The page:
Desserts

Desserts

By
Ben Tish
Contains
17 recipes
Published by
Quadrille Publishing
ISBN
978 1 84949 715 2
Photographer
Kris Kirkham

Admittedly, barbecues aren’t generally associated with desserts, but all the more reason to show you what you can do.

When I decided to write this book, I talked to a few of my friends and colleagues about it and, happily, everyone thought it was a great idea. However, one subject that kept cropping up was desserts – or puddings, as I still like to call them. It seemed like a bit of a cop-out to just tack a list of sweet treats on to the end of the book that had no connection to barbecuing. So the only thing to do was create some delicious, mouth-watering puddings that involved the lick of an open flame or the aroma of smoke. I hope this puts the doubters firmly back in their place!

Most things you can do in an oven you can do on the barbecue, given a bit of know-how. Softer fruit, such as strawberries, figs and plums, work particularly well cooked directly over hot charcoal, as their natural sugars caramelize into jammy heaven. Harder fruit, such as apples and pears, require a little longer on the barbecue or in the coals but benefit all the more for that; wrapping them in a protective foil jacket while they slowly bake shields the fruit from the fiery heat while also helping them to cook more evenly.

I urge you to try the smoked-milk ice cream, which was inspired by one of my food jaunts to the Spanish Basque Country, where I had a memorable meal at Asador Etxebarri. The chef there, Victor Arguinzoniz, is a genius, producing refined grilled food that is consistently sublime. The puddings are always seasonal, made by treating the very best local produce very simply, with just a little twist of smokiness to enhance, rather than mask, its taste.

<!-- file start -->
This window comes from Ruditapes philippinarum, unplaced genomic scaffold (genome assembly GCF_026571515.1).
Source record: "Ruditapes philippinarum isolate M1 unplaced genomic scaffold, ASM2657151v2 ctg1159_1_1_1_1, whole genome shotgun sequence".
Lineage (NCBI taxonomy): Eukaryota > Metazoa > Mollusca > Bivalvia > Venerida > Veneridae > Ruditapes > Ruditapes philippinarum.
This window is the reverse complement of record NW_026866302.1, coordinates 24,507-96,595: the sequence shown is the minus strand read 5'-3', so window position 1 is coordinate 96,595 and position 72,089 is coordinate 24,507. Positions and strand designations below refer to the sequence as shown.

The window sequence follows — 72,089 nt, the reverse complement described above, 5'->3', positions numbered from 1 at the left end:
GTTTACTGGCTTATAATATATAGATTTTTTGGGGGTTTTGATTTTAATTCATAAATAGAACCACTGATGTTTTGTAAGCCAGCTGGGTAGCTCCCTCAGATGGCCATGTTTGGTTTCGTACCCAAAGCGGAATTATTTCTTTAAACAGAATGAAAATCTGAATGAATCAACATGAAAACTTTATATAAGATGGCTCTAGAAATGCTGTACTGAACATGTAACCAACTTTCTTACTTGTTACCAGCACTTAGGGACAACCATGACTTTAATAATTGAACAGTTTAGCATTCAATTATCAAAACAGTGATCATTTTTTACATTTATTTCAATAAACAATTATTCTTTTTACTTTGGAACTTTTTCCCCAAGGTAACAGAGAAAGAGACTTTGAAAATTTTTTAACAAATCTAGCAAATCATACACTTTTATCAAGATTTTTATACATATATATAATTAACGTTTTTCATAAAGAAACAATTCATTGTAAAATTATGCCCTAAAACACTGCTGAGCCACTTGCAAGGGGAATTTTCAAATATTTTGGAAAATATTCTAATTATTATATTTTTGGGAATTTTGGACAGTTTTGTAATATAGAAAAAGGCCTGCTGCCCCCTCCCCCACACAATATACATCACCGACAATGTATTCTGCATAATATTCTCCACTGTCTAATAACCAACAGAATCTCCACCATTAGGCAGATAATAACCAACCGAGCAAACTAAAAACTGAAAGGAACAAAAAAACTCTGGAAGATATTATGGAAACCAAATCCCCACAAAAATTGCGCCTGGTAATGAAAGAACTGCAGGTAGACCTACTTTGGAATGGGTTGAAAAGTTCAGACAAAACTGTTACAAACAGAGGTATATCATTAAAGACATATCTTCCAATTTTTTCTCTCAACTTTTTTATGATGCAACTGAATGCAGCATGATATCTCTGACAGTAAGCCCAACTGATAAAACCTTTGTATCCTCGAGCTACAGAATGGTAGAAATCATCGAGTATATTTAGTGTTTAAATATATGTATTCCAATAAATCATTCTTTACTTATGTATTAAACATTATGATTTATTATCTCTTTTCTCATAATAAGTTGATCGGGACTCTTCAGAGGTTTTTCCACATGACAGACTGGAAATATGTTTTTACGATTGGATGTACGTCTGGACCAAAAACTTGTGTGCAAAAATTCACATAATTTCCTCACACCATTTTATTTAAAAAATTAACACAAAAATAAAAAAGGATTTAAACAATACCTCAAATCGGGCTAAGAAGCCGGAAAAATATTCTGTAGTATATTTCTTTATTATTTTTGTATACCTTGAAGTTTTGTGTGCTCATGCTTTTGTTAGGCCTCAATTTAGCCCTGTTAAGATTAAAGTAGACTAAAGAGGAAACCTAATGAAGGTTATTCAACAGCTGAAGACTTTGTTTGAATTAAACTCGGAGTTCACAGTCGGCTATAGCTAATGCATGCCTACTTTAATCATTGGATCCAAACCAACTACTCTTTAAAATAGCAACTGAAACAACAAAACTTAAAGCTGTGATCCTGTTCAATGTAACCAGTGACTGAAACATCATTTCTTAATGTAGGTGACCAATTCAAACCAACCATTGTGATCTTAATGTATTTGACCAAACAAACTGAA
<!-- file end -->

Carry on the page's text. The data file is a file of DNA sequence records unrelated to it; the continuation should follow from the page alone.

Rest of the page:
The chocolate recipes proved really interesting: I’ve discovered that cocoa butter takes on smokiness really well. However, the resulting complexity of flavour is difficult to sum up in words, so I’m afraid you’ll just have to get cooking and eating – you’ll soon understand what I mean! In case you develop a taste for smoke with your chocolate, I’ve also included a recipe for cold-smoking your own chocolate, so you can experiment with using it in other recipes, or just have a bar or two around to munch on. It’s dangerously addictive stuff.

All the recipes in this section are straightforward to prepare and cook. There are no perplexing techniques; just simple cooking and fantastic flavours. It may have become somewhat of a cliché now, but it’s still so very true: when you have fantastic ingredients, you don’t need to mess around with them – let them sing.

Featured Recipes in this Chapter

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